Wednesday, June 20, 2012

SELLING library books.

I don't drink wine.  So if I had to buy a bottle, I wouldn't know what to buy.  I also don't drink hard booze all that much.  Give me almost any 100% agave tequila and a can of frozen limeade and I'm happy.  FYI, about 1.5 oz tequila with 3-4 tablespoons of frozen limeade mixed with cold water tastes great, and a couple of those gets me hammered.

So when I need to buy unfamiliar booze, I look for those reviews that the liquor store attaches to the price label in front of the bottles.  There's usually this tiny review from some source that sounds like Wine Enthusiast or Wino Cabal or something, that gives the bottle a score of some number close to 100.

So the liquor shelf might have a bottle of Sauvignon Blanc (my wine of choice if I have to have wine) with a tiny slip of paper review that says,
"Rating 91. Crisp, fruity, hint of apricot, peach, banana, walrus. Excellent with fish, tacos, but not fish tacos."

And is makes me wonder why libraries never do this?  No, not sell booze, but attach reviews to the library books.

Yes, I realize that the books move.  They change locations almost every day. Except for the Scottish Poetry section. So there really isn't a permanent shelf where we can stick the review.  But we could have a display.  Or maybe get removable labels and stick them on the book spine.  And yeah, each spine is a different width, so the label would need to be smallish.

I don't know about you, but I often pick up a book from the shelf and ask, "Why the hell did we buy this?"  And not just to myself.  I ask staff.  I ask patrons.  I run into the street to stop traffic like Kevin McCarthy in Invasion of the Body Snatchers.

So it would be cool if we took that original review that convinced us to make the purchase and stuck it to that book, now collecting dust, to show everyone that we had a good reason for getting it. And that they should read it. 

And as with DVD cases, those reviews might convince someone to borrow that book. 
  • "3 and 1/2 Stars" is a good enough reason to try something new. (And don't forget to add the images of the stars.)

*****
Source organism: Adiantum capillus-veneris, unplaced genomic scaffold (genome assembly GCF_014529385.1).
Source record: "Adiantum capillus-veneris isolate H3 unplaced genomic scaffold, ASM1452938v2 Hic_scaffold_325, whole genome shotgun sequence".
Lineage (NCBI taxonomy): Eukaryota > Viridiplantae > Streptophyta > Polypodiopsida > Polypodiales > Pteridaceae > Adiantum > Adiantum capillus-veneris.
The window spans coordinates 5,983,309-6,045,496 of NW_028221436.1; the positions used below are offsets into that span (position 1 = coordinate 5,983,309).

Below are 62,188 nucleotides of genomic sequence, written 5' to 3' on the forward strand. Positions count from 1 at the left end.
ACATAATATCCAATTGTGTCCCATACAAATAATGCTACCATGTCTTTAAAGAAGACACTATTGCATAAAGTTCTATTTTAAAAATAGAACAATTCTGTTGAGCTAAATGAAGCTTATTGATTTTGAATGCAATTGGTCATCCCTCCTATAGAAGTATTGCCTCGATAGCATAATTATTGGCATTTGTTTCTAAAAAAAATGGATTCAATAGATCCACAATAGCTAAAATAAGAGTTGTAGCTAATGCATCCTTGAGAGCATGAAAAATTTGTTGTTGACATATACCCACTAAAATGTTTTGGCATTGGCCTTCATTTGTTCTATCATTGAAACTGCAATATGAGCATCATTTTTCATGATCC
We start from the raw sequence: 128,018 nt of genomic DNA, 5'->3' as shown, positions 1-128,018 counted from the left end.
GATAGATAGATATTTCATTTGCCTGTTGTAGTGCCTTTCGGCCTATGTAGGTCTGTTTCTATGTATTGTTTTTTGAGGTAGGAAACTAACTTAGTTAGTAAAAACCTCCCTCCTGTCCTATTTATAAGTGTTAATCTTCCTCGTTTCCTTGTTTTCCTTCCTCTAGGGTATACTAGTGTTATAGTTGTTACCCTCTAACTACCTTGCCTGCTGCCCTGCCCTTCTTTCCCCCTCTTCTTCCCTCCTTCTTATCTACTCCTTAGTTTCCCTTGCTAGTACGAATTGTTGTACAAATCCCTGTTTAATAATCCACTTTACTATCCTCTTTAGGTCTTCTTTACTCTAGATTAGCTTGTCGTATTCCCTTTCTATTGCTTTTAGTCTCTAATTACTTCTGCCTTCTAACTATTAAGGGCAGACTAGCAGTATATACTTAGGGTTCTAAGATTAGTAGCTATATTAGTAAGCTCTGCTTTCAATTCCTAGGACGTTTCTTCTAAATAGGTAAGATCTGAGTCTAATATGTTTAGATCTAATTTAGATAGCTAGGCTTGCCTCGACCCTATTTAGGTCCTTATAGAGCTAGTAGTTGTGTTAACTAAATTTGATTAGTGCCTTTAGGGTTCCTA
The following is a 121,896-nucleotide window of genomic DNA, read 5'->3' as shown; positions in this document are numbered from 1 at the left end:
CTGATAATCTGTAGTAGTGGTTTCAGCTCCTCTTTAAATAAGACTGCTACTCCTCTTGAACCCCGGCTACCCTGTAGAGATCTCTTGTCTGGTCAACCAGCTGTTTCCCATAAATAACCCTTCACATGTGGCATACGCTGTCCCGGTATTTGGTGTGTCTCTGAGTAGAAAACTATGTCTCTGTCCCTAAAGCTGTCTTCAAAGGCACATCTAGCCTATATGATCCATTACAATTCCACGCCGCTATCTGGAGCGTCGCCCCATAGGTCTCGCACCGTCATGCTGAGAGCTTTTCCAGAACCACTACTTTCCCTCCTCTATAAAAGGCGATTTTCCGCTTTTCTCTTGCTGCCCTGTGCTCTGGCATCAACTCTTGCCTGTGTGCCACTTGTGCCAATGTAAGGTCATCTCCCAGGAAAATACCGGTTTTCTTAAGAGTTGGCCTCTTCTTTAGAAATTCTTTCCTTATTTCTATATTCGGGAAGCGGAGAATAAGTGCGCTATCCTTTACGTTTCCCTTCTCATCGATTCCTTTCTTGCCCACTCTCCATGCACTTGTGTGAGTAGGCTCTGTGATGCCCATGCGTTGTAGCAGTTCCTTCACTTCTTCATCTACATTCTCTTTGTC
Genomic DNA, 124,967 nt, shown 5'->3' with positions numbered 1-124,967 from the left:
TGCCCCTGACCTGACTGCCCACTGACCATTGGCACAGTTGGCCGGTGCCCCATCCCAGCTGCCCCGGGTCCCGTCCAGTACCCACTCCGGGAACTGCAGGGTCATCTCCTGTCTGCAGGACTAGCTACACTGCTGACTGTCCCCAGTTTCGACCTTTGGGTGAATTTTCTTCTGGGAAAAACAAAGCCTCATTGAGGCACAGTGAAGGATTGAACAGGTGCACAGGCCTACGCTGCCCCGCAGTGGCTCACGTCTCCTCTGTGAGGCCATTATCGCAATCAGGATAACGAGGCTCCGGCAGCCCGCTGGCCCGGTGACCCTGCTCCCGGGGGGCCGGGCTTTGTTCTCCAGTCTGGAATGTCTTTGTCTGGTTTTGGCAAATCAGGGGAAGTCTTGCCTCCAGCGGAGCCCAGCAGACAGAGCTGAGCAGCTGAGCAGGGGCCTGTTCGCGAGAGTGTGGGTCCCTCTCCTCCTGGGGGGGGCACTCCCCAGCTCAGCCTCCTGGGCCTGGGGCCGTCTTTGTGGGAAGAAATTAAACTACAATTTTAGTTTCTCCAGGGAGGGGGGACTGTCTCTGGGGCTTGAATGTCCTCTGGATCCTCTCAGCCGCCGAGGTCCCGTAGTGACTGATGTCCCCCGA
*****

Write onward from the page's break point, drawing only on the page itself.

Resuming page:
• "Booklist says, Recommended for all public libraries" could also work. 
  • and "Publisher's Weekly says, Read this Motherfucker already!" is going to make me want to punch the asshole in the face who tries to get that book before me.

So, what about it?  Is this another of my awesome ideas, or what?  Oh, fuck, nobody even read this.


  1. Hey, I'm a library student in Australia, I read everything you write. Cynical, intelligent and funny, this should be every librarian out there. I love your stuff. I am doing a Masters in 'library-stuff' and it's all so digital-focused. I'm cynical, I like to think I could educate my kids about the world from the books on my bookshelf.

    The U.S. is a few years ahead of us in library-horror, the issues you talk about in terms of privatisation of the public institutions of libraies - make me weep. And the shallowness of online life (its why I read your stuff but never comment - who can be bothered with online prattle) But trust me, all around the globe you have people nodding at their computers and laughing out loud. Things are fucked, people are dumb, but I can't wait to work in a library.

    Humans, relating to other humans at the library, its awesome stuff. Some of those pivotal moments in many people's lives, involved a librarian and a kid or a teenager. Please keep writing, don't stop.

  2. Sorry, but Bodart sells what you are describing here: shelf labels for the purpose of posting reviews. Other libraries have been doing it in one way or another before. Mainly for the reasons you point out.

    1. well, that's cool, then. I've never seen them. it's weird that they traveled forward in time to steal my idea; that seems like a lot of effort.

  3. I thought that was what a summery in an OPAC was for... None the less, has your library gotten an e-rate program? On my OPAC, people can give a book between 1 and 5 stars. Unlike in Amazon, they can not write a review... but if you notice a few books are getting 4 or 5 stars each week, you may be able to pull them for a display.

  4. I feel like us public librarians are supposed to whitewash everything and not have an opinion on the media we offer. So, I occasionally make displays of my favorite shit so people actually check out it. Sometimes it works.

    Maybe just a star sticker method?